The way this deal would lift the economic sanctions that were progressively imposed by the US, EU and the UN in response to Iran’s nuclear programme needs elaboration. Sanctions on trade, shipping and insurance are going to be fully lifted by EU. The US would suspend, not terminate, its nuclear-related sanctions, thus allowing Iran now to get reconnected with global banking system. The UN would lift sanctions related to defence and nuclear technology sales, as well as an asset freeze on key individuals and companies. Non-nuclear US sanctions would remain in place, notably the ban on US citizens and companies trading with Iran, and US and EU sanctions on Iranians accused of sponsoring terrorism would also remain in place.

Iran would immediately get $100bn (£70bn) of frozen Iranian assets. It is expected that she would increase its daily export of 101 million barrels of crude oil by half a million barrels shortly and another half a million barrels in future. It is expected that Iran would soon order the Airbus Consortium for purchase of 114 new passenger planes.

President Hassan Rouhani said that everyone was happy with the deal, apart from those he described as war-mongers in the region – Israel and hardliners in the US Congress. “We Iranians have reached out to the world in a sign of friendliness, and leaving behind the enmities, suspicions and plots, have opened a new chapter in the relations of Iran with the world”, he said in a statement on Sunday (17/01/2016) morning. Rouhani added: “The lifting of sanctions was a turning point for Iran’s economy and the country needed to be less reliant on oil revenue.

The only candidate to be credited as the “ARCHITECT” of this deal is John Kerry, the US Secretary of State who, commenting on the deal, said; “It had been pursued with the firm belief that exhausting diplomacy before choosing war is an imperative. And we believe that today marks the benefits of that choice”.

However, it did not go unchallenged from within the United States. The Republican House Speaker Paul Ryan said the Obama administration had moved to lift economic sanctions “on the world’s leading State Sponsor of terrorism”.

This deal, as envisaged quite early, came as a shock to the monarch in Riyadh. They had their first shock in 1979 when Shah of Iran was deposed and replaced by Shia theocracy of Ayatollah Khomeini and other clerics of similar description who started crying hoarse that there is no place of monarchy in Islam. In a recent exclusive interview to Reuters, Saudi Arabia’s foreign minister Adel al-Jubier was asked if Saudi Arabia discussed seeking nuclear bomb in the event Iran managed to obtain one despite its atomic deal. He said Saudi Arabia would do “whatever it needs to do in order to protect our people”. Where Saudi Arabia can look to seek an atomic device? Nowhere except Pakistan. Thus, Pakistani premier Nawaz Sharif, without wasting any time, came to Riyadh along with his army chief to console and comfort their erstwhile benefactor. They could not stop short of pronouncing their support in case of any defence-related eventuality. In an apparent equalising gesture they did visit Tehran also to clarify the reconciliatory nature of their visit.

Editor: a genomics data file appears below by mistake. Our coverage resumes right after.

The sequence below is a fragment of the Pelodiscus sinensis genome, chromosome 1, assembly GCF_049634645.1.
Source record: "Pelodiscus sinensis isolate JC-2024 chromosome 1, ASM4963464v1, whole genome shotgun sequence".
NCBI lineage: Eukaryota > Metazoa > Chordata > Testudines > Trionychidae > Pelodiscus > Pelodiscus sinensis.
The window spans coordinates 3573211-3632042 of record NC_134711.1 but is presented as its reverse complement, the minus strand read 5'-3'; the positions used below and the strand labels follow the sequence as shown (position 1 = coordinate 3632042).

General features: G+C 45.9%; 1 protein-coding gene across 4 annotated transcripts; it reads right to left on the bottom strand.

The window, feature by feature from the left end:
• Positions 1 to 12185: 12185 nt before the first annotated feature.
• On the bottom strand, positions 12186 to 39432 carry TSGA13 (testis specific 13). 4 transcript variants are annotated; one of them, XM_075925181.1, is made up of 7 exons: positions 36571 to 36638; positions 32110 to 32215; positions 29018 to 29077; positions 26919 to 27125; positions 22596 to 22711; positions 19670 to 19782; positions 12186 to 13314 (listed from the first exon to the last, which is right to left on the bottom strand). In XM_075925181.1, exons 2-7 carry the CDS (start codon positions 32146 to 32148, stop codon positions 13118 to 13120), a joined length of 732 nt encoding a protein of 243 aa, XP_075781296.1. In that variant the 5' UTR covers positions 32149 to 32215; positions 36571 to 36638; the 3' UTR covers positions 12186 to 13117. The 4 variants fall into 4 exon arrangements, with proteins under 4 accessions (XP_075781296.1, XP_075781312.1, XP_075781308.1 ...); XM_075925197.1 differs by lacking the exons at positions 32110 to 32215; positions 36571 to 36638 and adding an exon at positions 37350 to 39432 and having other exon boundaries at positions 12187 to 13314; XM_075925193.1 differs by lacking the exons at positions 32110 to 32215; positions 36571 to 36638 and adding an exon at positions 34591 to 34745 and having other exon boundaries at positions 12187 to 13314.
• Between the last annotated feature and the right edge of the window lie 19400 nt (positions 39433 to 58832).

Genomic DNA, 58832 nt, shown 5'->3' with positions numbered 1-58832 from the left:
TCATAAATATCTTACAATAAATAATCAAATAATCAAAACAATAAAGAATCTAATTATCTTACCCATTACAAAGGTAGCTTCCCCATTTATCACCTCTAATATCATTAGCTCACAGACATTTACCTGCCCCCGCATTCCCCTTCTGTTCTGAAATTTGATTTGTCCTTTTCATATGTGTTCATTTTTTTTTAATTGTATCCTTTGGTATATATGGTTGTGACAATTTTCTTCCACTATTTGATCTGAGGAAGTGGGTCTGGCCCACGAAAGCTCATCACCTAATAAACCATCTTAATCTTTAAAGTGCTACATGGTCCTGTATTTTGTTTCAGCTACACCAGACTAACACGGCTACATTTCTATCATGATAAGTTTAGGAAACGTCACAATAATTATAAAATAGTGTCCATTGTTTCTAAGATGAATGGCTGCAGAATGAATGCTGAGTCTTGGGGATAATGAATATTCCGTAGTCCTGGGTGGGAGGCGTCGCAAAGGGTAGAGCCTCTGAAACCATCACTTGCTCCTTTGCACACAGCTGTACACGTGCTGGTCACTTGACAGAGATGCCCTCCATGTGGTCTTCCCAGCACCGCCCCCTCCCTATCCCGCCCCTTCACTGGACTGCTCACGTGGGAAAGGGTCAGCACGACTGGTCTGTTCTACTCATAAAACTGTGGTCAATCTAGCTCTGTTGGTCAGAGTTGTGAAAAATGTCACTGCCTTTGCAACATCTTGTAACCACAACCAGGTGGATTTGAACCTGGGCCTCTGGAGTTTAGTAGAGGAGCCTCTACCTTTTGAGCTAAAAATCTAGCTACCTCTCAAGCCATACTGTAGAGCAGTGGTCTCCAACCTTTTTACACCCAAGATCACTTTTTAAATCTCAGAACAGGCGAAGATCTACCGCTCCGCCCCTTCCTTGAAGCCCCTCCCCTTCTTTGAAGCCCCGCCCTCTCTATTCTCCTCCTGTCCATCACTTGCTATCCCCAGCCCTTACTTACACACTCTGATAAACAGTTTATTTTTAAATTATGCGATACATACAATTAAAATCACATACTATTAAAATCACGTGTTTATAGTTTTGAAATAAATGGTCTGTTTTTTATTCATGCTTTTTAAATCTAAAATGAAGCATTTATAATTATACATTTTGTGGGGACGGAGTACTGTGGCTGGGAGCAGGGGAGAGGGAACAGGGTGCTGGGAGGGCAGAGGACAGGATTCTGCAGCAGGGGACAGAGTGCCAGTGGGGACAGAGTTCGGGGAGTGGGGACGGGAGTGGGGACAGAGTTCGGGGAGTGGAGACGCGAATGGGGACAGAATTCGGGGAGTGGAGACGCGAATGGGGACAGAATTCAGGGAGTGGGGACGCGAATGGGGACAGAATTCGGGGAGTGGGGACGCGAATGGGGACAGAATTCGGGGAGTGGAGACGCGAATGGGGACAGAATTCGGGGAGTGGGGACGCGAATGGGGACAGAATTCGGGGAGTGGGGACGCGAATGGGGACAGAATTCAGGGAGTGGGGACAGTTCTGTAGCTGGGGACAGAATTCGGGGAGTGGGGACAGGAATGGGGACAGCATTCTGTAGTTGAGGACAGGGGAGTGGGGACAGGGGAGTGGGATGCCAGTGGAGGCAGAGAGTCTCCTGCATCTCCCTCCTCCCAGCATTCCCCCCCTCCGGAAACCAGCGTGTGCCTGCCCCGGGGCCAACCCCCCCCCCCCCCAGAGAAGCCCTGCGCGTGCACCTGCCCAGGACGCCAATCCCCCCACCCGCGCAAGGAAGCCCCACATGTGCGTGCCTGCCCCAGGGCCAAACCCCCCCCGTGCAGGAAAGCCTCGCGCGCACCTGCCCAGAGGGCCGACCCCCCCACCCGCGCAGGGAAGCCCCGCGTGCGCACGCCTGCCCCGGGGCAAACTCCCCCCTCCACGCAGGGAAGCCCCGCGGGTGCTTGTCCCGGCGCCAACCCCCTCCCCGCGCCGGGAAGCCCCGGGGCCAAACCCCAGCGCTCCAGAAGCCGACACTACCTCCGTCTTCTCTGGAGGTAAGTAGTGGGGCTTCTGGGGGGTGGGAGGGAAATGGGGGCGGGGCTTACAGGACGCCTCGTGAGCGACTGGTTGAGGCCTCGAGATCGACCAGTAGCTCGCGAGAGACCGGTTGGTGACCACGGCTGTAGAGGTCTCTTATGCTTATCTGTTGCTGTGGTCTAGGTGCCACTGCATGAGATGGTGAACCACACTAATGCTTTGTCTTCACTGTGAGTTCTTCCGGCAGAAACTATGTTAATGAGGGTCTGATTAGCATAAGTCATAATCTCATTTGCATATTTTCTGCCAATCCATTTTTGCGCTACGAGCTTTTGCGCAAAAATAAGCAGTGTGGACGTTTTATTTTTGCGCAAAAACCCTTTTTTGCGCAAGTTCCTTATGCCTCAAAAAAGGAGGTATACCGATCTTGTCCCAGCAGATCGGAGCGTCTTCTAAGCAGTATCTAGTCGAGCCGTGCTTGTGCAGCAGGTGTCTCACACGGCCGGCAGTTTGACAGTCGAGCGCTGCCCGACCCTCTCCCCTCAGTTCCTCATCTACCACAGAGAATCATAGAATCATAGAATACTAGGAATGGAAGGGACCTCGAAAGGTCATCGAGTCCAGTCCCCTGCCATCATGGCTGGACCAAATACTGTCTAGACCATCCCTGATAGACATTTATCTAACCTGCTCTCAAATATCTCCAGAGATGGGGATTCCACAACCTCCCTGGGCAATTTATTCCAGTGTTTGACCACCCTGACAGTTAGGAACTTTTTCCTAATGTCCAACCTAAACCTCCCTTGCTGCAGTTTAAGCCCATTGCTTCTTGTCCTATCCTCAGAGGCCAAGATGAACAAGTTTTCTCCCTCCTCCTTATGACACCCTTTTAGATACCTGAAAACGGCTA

Both Tehran and Riyadh are theocratic states, the former ruled by a Council of Shia Elders without whose clearance no one can contest election; the latter is ruled by House of Saud dynasty but their home affairs are run by the clerics who profess Wahabi / Salafi Islam as opposed to that of Shia clerics of Iran. There is a worst human rights record in both the countries. The women are treated worst in both the countries

by Mohammed Ajeeb, CBE
by Mohammed Ajeeb, CBE

A few years ago during a brief discourse over a cup of coffee in my house with one of the most prominent Indian film directors, Mr Mahesh Bhatt, on the subject of the British Muslim community, he asked me how do I feel as a British Muslim in Britain after the 9/11 and7/7 terrorist attacks in New York and London? After a pause I said: “In the sixties and seventies I was a black young man, in the eighties I was an Asian, in the nineties I became to be known as a Muslim and in the beginning of the 21st century, I am a terrorist.”

Sadly this perception of Muslims residing in Europe and America has become so strong that it is frequently used as a popular propaganda weapon against the whole Muslim community to denigrate and demonise it. Some politicians and sections of the media have harboured and spread it to increase their rating and popularity. Even the moderate and liberal Muslims who attempt to defend themselves against the evils of terrorism, are silenced with the popular slogan “you are all the bloody same.” Hence, Muslim bashing has become a vogue in the western world. Donald Trump, the hopeful presidential candidate for America has recently vouched for the ban on Muslims’ entry to the USA. Also during many of his rallies, he has continued to ridicule the entire Muslim community and some of his staunch supporters at his rallies have chanted and shouted that, ‘every Muslim is a Satan and we don’t want them in America.’